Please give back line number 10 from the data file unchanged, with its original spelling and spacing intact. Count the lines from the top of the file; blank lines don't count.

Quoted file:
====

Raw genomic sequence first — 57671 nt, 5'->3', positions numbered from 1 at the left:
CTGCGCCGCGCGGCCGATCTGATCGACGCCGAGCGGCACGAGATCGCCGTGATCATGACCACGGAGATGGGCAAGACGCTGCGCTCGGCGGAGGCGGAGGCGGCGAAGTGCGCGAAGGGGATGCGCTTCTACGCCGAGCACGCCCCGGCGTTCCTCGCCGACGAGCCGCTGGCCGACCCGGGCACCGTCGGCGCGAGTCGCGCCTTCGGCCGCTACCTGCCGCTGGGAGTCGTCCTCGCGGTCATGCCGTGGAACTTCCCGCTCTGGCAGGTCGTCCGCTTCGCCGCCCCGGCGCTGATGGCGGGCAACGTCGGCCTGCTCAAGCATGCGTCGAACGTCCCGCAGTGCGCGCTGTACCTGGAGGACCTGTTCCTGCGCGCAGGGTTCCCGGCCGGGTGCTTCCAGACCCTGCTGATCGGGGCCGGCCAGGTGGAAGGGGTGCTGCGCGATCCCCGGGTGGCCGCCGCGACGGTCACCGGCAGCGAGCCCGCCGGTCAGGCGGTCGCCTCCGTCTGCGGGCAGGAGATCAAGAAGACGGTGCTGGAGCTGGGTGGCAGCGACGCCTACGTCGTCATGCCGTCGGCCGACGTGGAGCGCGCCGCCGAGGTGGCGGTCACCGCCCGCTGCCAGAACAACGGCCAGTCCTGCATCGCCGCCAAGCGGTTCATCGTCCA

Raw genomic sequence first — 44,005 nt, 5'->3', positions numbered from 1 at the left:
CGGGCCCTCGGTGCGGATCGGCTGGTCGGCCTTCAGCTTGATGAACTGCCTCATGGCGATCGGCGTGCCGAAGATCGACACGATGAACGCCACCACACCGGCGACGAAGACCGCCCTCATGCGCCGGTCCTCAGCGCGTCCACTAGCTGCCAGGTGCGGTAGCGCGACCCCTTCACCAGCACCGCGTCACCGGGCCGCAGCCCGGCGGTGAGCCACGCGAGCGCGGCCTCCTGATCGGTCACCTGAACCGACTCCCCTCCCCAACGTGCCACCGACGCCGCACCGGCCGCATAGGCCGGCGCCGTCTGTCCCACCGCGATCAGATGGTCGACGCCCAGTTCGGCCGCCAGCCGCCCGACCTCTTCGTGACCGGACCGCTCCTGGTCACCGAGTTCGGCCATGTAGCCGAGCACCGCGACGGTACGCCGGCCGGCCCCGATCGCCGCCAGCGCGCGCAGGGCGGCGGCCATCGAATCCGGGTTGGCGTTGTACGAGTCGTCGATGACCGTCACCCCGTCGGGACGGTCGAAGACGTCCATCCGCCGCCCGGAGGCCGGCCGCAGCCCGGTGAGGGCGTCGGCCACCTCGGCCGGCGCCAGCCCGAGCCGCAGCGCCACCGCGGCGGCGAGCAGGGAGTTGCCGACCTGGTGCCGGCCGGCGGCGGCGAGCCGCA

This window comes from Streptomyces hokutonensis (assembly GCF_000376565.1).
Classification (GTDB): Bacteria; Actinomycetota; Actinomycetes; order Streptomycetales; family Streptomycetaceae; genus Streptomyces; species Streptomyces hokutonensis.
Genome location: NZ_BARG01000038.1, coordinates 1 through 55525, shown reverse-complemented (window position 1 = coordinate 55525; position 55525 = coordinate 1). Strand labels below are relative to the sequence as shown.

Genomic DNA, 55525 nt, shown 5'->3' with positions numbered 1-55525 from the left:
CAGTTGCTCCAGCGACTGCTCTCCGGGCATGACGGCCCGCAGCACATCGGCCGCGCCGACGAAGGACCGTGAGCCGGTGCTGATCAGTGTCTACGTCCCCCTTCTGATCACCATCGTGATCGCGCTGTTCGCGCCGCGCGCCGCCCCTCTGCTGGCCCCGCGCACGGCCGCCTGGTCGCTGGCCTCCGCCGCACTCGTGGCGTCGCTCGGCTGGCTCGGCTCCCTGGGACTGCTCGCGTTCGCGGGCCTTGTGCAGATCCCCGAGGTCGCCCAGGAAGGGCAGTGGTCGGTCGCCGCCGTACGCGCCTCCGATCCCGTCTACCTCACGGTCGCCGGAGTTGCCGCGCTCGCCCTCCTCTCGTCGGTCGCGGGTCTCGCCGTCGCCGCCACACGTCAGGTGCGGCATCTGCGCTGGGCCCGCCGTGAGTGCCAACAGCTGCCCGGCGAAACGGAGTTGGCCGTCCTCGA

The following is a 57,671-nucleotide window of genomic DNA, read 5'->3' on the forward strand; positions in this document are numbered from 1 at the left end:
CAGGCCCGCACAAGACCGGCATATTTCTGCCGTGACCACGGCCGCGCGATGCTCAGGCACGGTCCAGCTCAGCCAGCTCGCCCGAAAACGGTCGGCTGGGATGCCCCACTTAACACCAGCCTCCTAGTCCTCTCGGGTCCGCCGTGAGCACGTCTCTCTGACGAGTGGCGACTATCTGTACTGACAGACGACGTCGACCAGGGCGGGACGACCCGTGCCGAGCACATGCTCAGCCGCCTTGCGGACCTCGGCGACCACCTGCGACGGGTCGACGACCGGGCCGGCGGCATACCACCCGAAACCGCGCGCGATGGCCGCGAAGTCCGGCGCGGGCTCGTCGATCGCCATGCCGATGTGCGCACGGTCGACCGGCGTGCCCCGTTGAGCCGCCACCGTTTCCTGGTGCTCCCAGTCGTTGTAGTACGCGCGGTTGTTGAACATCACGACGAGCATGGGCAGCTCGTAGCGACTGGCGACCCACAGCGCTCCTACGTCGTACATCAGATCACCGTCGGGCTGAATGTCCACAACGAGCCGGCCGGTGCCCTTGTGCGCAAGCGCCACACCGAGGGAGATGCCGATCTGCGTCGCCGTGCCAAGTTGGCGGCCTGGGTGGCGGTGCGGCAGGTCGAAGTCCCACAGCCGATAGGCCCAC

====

The following is a 57,671-nucleotide window of genomic DNA, read 5'->3' on the forward strand; positions in this document are numbered from 1 at the left end: